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TV Review: Inside No. 9 - Zanzibar


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Reece Shearsmith and Steve Pemberton's comedy anthology series is back and better than ever, with a new tale that is well worth your time - it's funny and clever, it even rhymes! 

Proving that their vaults of ingenuity are far from depleted after three series, the comedy duo begin their latest run of No. 9's with a jovial trip to the ninth floor of the Hotel Zanzibar, where a rich ensemble of guests and plots collide to hilarious effect.

Pleasantly reminiscent of previous ensemble episodes, like 'Sardines', 'La Couchette' and 'Private View', 'Zanzibar' highlights the gleeful way in which Shearsmith and Pemberton can weave a multi-layered narrative between a wide set of lively characters. Each character has their own integral part in the story, which becomes more and more intricate as the episode continues. Everything, from the characters to the props, has a purpose and a role to play in the wider revelations and twists that have now become synonymous with the series.

Though it all connects together rather breezily on screen, thanks to great performances by the cast and exquisite direction, one can't help but marvel at the remarkable craftsmanship behind it. Carefully constructing a wholesome, funny story, made up of various narrative threads and held under the strict (but ingenious) form of rhyming couplets is no easy feat, but Shearsmith and Pemberton make it seem effortless. 

While the story evolves with time, bringing in more and more characters, each with their own plans and desires, a delightfully bawdy sense of humour remains throughout the episode. Innuendo and the disastrous consequences of vulgar activities gone wrong provide the biggest laughs - all of which are made funnier by the theatrical mode of the rhyming couplets. The wonderfully silly way in which the climax of the episode was resolved - with Shearsmith's demonically frenetic rendition of the Hokey Cokey - was also a stroke of comic genius.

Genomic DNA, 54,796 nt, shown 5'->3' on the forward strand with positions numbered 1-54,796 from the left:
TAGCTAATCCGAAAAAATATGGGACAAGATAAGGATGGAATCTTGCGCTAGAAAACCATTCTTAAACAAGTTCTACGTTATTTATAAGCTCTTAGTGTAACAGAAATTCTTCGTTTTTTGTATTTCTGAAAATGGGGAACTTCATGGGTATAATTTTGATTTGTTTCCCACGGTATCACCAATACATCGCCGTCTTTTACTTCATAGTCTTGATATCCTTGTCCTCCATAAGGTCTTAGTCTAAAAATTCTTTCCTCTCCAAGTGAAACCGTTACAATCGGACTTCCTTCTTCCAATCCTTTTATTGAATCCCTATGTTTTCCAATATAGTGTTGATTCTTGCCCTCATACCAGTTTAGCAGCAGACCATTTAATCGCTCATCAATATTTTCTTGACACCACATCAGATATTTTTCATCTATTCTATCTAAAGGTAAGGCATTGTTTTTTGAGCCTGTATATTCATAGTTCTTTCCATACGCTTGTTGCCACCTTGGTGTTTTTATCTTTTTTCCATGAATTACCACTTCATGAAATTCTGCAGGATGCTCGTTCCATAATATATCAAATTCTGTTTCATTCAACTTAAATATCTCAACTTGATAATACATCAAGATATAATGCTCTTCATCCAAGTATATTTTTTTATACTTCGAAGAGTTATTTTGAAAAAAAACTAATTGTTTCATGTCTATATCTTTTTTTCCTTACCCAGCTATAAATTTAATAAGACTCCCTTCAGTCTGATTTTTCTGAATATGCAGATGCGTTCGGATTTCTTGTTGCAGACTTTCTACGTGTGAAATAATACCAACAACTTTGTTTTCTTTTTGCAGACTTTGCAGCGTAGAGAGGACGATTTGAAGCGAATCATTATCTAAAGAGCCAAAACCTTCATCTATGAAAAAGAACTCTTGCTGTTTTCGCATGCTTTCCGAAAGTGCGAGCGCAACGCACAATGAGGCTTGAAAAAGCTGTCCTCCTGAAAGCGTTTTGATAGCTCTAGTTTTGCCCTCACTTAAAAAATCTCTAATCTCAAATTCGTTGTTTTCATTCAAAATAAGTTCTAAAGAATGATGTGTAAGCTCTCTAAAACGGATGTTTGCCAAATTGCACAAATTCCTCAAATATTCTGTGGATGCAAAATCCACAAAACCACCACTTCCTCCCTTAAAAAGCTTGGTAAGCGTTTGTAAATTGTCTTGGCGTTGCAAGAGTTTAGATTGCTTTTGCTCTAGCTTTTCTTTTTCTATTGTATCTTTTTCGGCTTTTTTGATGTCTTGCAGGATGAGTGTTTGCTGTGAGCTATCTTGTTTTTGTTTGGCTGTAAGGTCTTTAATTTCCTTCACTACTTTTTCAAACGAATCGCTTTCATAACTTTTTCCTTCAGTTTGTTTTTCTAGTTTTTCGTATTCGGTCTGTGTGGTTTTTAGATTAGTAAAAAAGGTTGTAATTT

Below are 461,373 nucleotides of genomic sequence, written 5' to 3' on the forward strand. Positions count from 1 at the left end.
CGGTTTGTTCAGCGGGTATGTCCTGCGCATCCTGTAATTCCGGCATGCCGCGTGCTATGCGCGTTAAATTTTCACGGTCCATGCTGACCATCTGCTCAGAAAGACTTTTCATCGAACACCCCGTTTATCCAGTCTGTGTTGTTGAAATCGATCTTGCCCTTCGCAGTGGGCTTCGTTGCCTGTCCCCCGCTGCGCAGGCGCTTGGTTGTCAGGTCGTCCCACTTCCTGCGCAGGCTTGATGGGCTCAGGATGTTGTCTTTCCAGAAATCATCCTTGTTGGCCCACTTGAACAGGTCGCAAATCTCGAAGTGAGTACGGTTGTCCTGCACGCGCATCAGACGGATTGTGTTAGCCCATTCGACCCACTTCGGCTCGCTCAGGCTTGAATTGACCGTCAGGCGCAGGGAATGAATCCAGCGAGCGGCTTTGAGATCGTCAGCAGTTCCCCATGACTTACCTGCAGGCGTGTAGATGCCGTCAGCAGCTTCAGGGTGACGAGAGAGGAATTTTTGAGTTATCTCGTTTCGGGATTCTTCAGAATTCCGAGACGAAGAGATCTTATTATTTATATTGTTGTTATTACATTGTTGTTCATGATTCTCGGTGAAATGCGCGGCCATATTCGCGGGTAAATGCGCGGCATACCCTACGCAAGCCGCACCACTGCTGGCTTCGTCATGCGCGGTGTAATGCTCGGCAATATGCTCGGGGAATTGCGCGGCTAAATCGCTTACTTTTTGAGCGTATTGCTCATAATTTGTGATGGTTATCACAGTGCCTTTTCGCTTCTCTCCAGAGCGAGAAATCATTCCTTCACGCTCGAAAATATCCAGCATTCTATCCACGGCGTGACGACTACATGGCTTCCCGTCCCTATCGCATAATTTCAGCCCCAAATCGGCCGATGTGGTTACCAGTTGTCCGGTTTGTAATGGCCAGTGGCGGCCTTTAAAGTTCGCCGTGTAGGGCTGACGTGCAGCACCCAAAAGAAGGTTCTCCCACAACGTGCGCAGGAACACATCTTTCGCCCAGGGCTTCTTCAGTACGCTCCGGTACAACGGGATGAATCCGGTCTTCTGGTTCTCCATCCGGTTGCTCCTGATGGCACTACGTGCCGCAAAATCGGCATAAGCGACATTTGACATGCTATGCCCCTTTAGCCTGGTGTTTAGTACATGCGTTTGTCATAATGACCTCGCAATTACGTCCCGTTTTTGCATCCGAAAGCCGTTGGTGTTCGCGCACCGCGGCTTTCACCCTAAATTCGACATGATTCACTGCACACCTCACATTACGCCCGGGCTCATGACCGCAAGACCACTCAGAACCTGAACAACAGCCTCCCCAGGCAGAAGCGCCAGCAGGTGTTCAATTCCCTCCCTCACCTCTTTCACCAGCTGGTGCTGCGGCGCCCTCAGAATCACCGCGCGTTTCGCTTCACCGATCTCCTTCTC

Plaudits should also go to the guest actors within the ensemble - particularly Rory Kinnear, whose dual roles are perfectly pitched to the comedy at hand. Helen Monks and Marcia Warren give charming, charismatic performances that aptly match their kooky characters, while Bill Paterson offers a surprisingly touching portrayal of the reclusive and emotionally wracked Mr. Green. Hattie Morahan is also superb, commiting as fully to lust-driven hypnotics as she does to forlorn monologues. Similarly, Jaygann Ayeh impresses as the narrator/instigator of the tale, while Kevin Eldon and Tanya Franks appear in smaller, but still brilliant roles. 

At an event at the BFI Southbank last year, Shearsmith suggested that this series would be "brighter" than the third series, which took on decidedly darker twists and themes. While it is arguably their distinct aptitude for mixing comedy with horror that makes their work so appealing to fans, it is refreshing to visit such a cheerful No. 9, with a happy ending to match. Four series in and the pair are still subverting our expectations, with distinct, meticulously crafted tales that are as thoughtful as they are funny. 

A masterclass in great comedy writing, Inside No. 9 is still as impressive and ingenuitive as ever, with Zanzibar ranking among the very best of them. 

Inside No. 9 airs on Tuesdays at 10pm on BBC Two.

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